Penguins point has no penguins

I took up running over 10 years ago now. I am by no means a running junkie but I do clear my head whilst hitting the road. I guess if ever a lion chases me I wont be the slowest runner. Apparently elephants and pigs will be slower. So long it is not a cheetah at my pursuit…

Culburra beach is the perfect place to find a route out to Penguins point. With a 40 meters incline above sea level the view out the point is incredible. Most of the year you can see the whales migrating up and down the coast. Not during summer though.

I use Map my Run to search for routes around when Im away from home and found a great 5km route just at our doorstep. And so I ran. Did you know it takes 200 muscles to take a step when you run?


The largest of them all

Culburra beach is a tucked away town north of Jervis Bay National Park. With a population of 3,500, this little beach town was originally designed by Walter Burley Griffin, the same architect who designed Canberra. Culburra was known until 1916 as Wheelers Point until the first white settler, when became Culburra – meaning sand in the local Aboriginal dialect.

As in all Australia, good coastal beach towns aren’t complete without good fishing. And around good fishing there is always Australian pelicans lingering about to catch some fish, or at the very least, scraps of fishermen cleaning their catch of the day.

Australian pelicans are the biggest pelicans in the world and have the longest bill of any bird; it measures 49 centimetres in length and can hold up to 9 to 13 litres of water.

Australian pelicans can measure around 1.6 – 1.9 metres in length and have a very large wingspan of 2.5 – 3.4 metres.

Male Australian pelicans are bigger than the females and can weigh up to 10 kg in some cases, but 8 kg is a more usual upper weight.

Australian pelicans do not have much waterproofing oil on their feathers and can become wet and cold. No wonder they search the warmer locations.

Not everything is what it seems

The Blue Mountains were formed around one million years ago. There is no wonder there is so much history around this area. The Blue Mountains is densely populated by oil bearing Eucalyptus trees. Thus the atmosphere around them is filled with finely dispersed droplets of oil, which, when combined with dust particles and water vapour, make a blue visual effect.

The Blue Mountains are about a 90 minute drive from Sydney. There are eight connected conservation areas in the World Heritage area, all full of dramatic scenery of cliffs and waterfalls and full of amazing walks and hikes. Free for all to enjoy nature and even spot a few creatures. Though be careful not to step on snakes or legless lizzards like this one! (See if you can spot the ears)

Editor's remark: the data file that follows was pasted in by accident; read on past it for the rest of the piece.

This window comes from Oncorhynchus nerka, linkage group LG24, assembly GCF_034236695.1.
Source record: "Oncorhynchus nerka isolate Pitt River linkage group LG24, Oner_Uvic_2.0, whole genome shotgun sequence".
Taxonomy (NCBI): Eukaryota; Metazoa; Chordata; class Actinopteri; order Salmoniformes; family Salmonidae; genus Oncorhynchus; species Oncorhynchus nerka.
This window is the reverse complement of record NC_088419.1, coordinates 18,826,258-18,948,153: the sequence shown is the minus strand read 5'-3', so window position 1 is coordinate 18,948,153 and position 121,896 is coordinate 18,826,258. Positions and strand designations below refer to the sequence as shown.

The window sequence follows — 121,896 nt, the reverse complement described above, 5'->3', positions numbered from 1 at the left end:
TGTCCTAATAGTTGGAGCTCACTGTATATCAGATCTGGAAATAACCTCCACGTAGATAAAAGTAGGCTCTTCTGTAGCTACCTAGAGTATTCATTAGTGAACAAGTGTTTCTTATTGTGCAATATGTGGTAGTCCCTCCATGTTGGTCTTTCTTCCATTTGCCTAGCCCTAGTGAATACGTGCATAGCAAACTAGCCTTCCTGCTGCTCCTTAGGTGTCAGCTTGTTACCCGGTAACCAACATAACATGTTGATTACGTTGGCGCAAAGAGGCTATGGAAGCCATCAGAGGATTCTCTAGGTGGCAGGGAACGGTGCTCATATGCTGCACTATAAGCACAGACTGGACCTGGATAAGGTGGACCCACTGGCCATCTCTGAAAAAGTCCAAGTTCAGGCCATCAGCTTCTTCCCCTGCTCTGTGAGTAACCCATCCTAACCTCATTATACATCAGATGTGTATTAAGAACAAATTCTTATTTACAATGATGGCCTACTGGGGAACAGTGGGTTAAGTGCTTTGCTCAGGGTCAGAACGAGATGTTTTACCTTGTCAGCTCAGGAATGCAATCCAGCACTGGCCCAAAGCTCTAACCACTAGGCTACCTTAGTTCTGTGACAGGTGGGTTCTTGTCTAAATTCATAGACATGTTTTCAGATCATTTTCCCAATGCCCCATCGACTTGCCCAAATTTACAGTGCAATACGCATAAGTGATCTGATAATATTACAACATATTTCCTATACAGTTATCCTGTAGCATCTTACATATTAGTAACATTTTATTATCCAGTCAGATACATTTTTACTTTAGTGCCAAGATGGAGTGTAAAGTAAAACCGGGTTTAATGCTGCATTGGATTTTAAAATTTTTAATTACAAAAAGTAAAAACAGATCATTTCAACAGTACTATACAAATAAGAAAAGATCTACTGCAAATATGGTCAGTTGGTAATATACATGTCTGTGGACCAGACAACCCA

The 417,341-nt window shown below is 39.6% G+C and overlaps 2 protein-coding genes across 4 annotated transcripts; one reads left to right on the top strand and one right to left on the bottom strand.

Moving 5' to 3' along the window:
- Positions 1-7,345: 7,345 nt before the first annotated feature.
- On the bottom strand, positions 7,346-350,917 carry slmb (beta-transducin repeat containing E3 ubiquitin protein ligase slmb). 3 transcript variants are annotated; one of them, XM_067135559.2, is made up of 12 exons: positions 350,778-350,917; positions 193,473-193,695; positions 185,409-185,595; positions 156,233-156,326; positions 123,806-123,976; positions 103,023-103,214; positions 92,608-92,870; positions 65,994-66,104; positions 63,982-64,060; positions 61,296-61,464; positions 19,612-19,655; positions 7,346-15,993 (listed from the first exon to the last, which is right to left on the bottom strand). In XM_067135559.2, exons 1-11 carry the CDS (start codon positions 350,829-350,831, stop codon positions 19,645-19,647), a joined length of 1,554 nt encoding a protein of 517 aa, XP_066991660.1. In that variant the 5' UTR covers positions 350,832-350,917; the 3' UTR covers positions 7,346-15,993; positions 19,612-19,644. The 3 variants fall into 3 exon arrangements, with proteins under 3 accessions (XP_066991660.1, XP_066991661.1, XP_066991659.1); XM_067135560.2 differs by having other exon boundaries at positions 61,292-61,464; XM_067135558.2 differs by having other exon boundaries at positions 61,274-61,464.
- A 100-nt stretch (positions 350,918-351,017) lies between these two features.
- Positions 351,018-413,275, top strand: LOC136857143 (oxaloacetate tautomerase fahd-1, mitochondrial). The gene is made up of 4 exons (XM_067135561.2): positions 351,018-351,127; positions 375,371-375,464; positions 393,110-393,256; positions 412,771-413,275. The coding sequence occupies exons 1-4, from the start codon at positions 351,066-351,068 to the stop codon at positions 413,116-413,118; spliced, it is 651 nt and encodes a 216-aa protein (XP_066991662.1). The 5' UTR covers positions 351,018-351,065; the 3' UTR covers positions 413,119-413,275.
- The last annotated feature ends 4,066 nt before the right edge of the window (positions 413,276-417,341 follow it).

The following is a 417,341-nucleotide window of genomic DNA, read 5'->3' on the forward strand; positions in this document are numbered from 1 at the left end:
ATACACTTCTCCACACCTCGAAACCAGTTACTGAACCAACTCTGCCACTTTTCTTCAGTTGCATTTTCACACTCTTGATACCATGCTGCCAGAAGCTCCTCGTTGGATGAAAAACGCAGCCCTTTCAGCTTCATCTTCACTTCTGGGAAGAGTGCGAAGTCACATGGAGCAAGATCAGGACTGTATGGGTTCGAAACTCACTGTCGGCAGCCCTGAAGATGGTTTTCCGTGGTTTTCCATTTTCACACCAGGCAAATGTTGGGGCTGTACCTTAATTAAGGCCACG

The right way around

In Evans Lookout Road in Blackheath, about fifteen minutes drive up past Katoomba, is a walk called the Grand Canyon walking track. It is often considered as the most impressive walking trail in the Blue Mountains. It has, however, some very steep sections and there is an easy way around the circuit and a hard way which ends up in steep inclines and never-ending uphill zigzags.

The Grand Canyon bushwalk was constructed and opened to the public in 1907. Since then thousands of walkers make the ~6km bushwalking adventure around rainforest, creek crossings, waterfalls, huge sandstone walls and rock overhangs. Including us.

And just if you are wondering, we went the right way around…

Punch buggy

Im not sure where the game really began. There are some theories (here and here), like being a “dark joke in dark times” in Germany. Regardless of its origins, the game has caught popularity in our family and now spotting the unique design of “beetles” has become a pavlovian response to punching and a bit of fun. The increasing rarety of the original bochos means that spotting them is hard. Unless you come across a gathering of old VW vehicles.

Burnt path

Another Sunday, another bush walk. Starting South of Sydney, in Cronulla, with a long beach to walk across to then enter the historic Kamay Botany Bay National Park on the Kurnell Peninsula. Its historic significance dates to 1770 when it is said that Captain Cook landed here. It is now, supposedly, one of the best whale watching spots in Sydney, though we were a bit late to watch the humpback migration that happens in June/July.

We kept wondering why the walking platforms were all burnt, had a fire been a controled fire or a natural disaster. Of course, reaching the end of our 14km walk we discovered the walking track was closed to public. I guess they dont have a lot of walkers starting on the Cronulla side.

So it happens that a few weeks past a fire consumed 350 hectares of land south of Sydney, with speculations that it was an arsonist who started it on Sunday 3 September. It was impressive to see a land come back to life as it is used to fires in the hot summer days; plants had already started blooming and growing again after just a handful of weeks.